The Rakes, Mean Fiddler, London

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The Independent Culture

Beyond what could be dull social realism, Capture/Release also offers a dreamily heightened sense of mystery, in lyrics that encompass the Berlin Wall's metaphysical effect and evolution, and music of slippery surprise.

The final element in The Rakes' rapid rise is a riotous live reputation, but here, at least tonight, they fall frustratingly short. The crowd are certainly up for it - clutching hands reach towards The Rakes' spindly singer Alan Donohoe. But, deprived of Paul Epworth's superb recorded sound, the band struggle.

They open with "Terror!", their eerily prophetic, paranoid nightmare of a terrorist attack on London, perhaps wisely letting it pass without further comment. But some chat from Donohoe would be welcome, as his band essay a pell-mell punk attack that crushes too many of the strange quirks that make them stand out on record.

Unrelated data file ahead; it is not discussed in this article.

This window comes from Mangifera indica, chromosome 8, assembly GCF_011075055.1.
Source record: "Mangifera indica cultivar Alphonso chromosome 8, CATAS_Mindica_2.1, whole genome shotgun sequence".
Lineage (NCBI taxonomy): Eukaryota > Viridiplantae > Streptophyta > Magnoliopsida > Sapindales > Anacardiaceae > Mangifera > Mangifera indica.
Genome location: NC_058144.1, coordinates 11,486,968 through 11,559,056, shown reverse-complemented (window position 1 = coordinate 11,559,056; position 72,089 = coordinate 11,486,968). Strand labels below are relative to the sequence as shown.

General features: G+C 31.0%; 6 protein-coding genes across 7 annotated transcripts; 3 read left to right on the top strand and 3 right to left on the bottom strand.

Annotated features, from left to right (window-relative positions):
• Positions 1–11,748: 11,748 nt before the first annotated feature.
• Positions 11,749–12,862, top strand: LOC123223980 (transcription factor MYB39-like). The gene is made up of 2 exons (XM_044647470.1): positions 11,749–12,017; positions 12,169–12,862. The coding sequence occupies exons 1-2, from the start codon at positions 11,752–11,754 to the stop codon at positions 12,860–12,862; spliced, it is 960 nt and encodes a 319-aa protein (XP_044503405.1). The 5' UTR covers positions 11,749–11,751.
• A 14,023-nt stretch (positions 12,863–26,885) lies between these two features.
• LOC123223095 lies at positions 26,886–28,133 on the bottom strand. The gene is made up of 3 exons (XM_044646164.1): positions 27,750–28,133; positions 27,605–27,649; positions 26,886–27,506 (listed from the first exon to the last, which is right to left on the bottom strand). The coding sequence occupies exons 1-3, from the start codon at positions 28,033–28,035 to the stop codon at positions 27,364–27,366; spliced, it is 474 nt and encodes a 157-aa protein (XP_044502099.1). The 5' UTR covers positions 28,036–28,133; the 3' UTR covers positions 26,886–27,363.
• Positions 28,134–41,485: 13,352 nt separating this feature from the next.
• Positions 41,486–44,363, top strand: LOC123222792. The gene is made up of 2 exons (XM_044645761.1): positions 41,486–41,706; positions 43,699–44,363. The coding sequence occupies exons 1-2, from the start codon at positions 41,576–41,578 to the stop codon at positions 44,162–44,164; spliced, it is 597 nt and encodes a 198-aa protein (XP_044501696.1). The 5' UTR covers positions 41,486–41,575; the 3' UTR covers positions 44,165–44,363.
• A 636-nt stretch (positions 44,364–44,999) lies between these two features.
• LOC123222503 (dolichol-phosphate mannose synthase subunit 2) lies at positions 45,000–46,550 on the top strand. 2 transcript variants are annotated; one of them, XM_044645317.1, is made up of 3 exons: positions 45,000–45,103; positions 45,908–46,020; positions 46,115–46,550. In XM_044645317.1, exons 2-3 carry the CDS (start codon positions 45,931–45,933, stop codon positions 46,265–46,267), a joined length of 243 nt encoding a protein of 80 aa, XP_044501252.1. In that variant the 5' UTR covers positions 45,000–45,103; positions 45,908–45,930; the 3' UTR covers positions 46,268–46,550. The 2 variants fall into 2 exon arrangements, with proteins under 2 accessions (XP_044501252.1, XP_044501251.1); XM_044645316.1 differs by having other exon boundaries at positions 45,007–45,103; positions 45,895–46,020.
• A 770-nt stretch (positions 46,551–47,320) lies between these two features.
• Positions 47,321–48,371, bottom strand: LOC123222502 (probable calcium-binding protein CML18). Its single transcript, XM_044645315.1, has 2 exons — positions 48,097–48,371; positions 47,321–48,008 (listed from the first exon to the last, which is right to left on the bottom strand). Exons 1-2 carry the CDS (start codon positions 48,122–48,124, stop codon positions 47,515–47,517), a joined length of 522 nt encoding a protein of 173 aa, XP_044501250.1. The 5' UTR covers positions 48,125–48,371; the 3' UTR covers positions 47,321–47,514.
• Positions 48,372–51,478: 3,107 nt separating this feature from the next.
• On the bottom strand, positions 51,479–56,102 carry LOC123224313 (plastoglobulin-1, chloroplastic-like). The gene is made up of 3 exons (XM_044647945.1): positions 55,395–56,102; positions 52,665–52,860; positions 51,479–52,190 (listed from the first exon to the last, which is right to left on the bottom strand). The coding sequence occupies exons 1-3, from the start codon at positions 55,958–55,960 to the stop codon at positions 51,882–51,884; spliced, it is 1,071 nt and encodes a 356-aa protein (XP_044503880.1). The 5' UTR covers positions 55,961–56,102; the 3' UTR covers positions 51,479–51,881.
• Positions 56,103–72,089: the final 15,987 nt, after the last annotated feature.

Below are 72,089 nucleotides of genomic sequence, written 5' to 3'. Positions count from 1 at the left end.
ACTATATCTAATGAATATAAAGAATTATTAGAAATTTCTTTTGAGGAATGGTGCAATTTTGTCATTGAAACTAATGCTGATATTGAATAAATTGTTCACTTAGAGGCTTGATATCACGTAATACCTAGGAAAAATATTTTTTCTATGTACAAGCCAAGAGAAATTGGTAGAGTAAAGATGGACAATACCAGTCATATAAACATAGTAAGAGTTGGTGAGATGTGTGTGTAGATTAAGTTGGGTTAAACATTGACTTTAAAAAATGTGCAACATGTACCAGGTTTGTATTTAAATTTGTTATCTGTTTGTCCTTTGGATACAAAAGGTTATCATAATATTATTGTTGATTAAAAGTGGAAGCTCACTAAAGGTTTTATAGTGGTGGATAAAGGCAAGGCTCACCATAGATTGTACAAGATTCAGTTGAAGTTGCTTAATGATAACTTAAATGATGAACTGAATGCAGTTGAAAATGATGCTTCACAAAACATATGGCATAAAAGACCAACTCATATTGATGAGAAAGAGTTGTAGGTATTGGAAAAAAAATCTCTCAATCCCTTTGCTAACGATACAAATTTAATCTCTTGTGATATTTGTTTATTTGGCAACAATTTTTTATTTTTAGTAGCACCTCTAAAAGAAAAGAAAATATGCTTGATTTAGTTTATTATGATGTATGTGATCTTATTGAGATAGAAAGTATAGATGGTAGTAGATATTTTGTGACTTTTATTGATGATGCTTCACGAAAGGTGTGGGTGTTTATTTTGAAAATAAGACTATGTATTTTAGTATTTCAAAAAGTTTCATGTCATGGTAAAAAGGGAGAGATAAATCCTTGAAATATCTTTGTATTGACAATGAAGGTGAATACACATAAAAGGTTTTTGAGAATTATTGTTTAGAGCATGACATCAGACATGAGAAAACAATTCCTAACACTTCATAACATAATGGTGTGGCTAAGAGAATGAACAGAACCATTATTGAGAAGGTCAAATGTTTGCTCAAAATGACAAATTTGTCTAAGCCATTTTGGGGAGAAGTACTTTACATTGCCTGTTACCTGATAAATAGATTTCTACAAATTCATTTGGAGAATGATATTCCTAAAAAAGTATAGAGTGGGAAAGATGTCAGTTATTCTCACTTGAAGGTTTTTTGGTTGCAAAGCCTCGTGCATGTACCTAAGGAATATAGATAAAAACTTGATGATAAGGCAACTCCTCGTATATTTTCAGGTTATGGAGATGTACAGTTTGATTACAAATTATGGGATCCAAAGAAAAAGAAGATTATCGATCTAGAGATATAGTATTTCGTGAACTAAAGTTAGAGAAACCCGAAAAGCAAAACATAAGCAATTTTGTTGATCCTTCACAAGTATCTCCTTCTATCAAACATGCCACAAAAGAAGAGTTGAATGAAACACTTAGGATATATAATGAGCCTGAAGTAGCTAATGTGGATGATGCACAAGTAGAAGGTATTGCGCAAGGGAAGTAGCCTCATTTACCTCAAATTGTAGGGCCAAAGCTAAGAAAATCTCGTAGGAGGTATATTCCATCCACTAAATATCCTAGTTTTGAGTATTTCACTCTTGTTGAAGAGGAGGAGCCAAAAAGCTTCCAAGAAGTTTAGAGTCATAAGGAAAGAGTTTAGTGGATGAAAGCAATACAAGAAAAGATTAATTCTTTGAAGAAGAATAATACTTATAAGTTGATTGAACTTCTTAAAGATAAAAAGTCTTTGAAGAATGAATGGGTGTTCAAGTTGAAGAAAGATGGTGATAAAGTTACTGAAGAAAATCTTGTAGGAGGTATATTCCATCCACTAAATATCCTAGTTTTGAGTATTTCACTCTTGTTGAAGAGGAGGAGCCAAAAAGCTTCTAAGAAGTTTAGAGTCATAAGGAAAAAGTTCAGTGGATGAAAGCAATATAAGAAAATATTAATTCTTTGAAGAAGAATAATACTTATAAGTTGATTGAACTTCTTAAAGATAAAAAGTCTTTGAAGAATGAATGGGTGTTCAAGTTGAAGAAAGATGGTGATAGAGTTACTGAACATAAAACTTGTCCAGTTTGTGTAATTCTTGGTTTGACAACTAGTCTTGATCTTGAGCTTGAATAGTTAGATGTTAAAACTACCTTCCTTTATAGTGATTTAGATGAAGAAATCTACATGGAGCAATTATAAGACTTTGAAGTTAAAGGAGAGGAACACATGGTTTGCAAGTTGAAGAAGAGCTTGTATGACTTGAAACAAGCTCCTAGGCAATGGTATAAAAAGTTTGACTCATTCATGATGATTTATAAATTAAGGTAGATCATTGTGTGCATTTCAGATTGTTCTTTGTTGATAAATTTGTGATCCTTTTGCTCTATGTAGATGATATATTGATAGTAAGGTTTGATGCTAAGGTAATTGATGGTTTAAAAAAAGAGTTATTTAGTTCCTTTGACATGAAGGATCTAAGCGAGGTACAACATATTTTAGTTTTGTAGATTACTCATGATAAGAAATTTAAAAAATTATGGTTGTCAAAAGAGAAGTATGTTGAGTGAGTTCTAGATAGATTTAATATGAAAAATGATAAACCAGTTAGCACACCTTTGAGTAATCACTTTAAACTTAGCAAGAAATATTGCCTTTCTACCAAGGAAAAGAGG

It's only during a rough three-song suite about the perils of alcohol that The Rakes come close to the heights they're capable of. On "Work, Work, Work (Pub, Club, Sleep)", Donohoe, beer bottle in hand, almost teeters over while repeating the muffled lyrics, "S'okay! S'okay!". On "The Guilt", a bitter hangover lament, the band drop out, leaving an a cappella Donohoe to bemoan "my circulation". Then "Violent" crashes into a binge's worst consequences, with Jamie Hornsmith's slashing bass finally adding something in the heat of the live moment that the album's thuggish version can't touch.

By The Rakes' breakthrough song, "22 Grand Job", the crowd are punching the air: a hint, hopefully, of better gigs to come, when this band realise their record's promise.